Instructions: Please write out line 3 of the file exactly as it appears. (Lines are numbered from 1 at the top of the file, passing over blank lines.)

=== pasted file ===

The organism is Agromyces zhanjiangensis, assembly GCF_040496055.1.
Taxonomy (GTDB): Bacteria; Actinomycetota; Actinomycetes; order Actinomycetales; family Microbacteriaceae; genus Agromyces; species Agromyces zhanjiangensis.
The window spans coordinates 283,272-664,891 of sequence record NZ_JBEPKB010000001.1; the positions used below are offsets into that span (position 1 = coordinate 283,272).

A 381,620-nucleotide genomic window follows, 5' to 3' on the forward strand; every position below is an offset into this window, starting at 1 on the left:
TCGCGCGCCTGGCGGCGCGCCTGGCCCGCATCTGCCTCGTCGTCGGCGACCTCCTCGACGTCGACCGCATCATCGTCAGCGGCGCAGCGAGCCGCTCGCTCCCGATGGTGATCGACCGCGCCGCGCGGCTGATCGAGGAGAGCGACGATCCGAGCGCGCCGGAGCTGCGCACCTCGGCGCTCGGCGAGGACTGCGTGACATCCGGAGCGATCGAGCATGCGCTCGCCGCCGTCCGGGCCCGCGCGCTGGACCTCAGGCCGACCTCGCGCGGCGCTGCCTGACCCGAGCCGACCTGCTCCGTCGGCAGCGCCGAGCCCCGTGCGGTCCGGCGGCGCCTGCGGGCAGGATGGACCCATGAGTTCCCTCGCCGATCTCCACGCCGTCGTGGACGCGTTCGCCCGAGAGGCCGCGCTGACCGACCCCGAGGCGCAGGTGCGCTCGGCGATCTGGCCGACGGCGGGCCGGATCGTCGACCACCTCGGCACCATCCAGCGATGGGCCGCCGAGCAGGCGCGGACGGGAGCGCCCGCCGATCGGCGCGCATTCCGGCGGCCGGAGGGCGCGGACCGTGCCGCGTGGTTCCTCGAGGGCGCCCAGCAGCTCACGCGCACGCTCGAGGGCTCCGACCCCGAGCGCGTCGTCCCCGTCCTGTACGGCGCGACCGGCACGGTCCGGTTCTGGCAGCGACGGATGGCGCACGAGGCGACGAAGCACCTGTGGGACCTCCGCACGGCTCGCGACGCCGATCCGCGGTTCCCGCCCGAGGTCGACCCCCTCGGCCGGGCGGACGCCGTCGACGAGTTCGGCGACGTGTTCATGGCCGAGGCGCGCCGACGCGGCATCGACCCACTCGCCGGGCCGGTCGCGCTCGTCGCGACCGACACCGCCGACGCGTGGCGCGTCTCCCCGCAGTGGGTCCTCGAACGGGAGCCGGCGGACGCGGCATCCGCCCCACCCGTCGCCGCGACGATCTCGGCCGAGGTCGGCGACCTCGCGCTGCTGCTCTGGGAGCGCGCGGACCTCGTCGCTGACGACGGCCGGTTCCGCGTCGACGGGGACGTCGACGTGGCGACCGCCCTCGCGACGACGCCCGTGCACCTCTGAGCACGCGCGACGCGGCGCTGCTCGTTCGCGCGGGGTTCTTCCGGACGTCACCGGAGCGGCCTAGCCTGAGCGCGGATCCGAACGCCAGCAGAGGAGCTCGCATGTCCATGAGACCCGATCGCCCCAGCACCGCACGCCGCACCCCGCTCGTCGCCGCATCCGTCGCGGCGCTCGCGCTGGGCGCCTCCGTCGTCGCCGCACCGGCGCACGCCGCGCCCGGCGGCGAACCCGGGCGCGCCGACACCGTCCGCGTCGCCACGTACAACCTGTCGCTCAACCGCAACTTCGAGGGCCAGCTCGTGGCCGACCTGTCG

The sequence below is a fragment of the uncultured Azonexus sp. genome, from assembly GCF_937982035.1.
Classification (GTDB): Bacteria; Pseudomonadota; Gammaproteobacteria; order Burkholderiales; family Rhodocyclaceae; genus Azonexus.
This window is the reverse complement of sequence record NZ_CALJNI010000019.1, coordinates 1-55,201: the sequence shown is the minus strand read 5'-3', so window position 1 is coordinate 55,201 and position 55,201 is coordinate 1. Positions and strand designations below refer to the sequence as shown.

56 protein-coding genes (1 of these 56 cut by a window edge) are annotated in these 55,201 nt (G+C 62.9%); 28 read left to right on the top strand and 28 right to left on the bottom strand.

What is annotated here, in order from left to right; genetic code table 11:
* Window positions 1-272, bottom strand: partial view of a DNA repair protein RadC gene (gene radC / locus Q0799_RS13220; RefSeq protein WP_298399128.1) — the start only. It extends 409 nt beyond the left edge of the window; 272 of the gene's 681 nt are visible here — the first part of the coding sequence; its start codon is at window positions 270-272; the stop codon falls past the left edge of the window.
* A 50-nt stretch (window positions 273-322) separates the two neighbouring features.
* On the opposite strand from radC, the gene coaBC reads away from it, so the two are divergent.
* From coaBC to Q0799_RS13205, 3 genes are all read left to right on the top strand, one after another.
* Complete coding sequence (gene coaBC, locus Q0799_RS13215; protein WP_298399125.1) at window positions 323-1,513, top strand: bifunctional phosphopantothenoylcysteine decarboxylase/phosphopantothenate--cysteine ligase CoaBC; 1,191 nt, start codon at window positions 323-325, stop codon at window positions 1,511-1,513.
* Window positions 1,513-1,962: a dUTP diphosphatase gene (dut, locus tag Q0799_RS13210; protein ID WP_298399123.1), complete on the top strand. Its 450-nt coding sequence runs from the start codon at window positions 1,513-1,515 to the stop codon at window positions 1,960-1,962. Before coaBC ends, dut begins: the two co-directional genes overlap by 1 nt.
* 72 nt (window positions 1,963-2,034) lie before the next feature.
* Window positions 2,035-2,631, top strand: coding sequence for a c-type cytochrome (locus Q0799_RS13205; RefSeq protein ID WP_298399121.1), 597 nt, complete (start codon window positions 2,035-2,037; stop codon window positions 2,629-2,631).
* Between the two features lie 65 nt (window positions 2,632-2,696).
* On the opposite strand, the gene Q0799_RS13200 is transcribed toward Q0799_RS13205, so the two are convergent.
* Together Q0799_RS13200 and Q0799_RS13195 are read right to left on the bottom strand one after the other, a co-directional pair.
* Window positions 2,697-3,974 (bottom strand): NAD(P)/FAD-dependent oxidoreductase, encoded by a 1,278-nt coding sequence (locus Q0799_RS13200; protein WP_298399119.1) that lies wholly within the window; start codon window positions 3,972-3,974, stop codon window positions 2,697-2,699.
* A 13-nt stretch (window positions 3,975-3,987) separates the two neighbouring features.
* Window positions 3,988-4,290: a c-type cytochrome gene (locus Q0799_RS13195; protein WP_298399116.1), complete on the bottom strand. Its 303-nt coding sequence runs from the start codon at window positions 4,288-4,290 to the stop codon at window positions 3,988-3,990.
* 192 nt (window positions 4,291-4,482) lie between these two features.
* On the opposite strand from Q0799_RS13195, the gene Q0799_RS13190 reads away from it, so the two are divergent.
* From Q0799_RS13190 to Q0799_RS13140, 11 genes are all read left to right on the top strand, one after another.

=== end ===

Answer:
The window spans coordinates 283,272-664,891 of sequence record NZ_JBEPKB010000001.1; the positions used below are offsets into that span (position 1 = coordinate 283,272).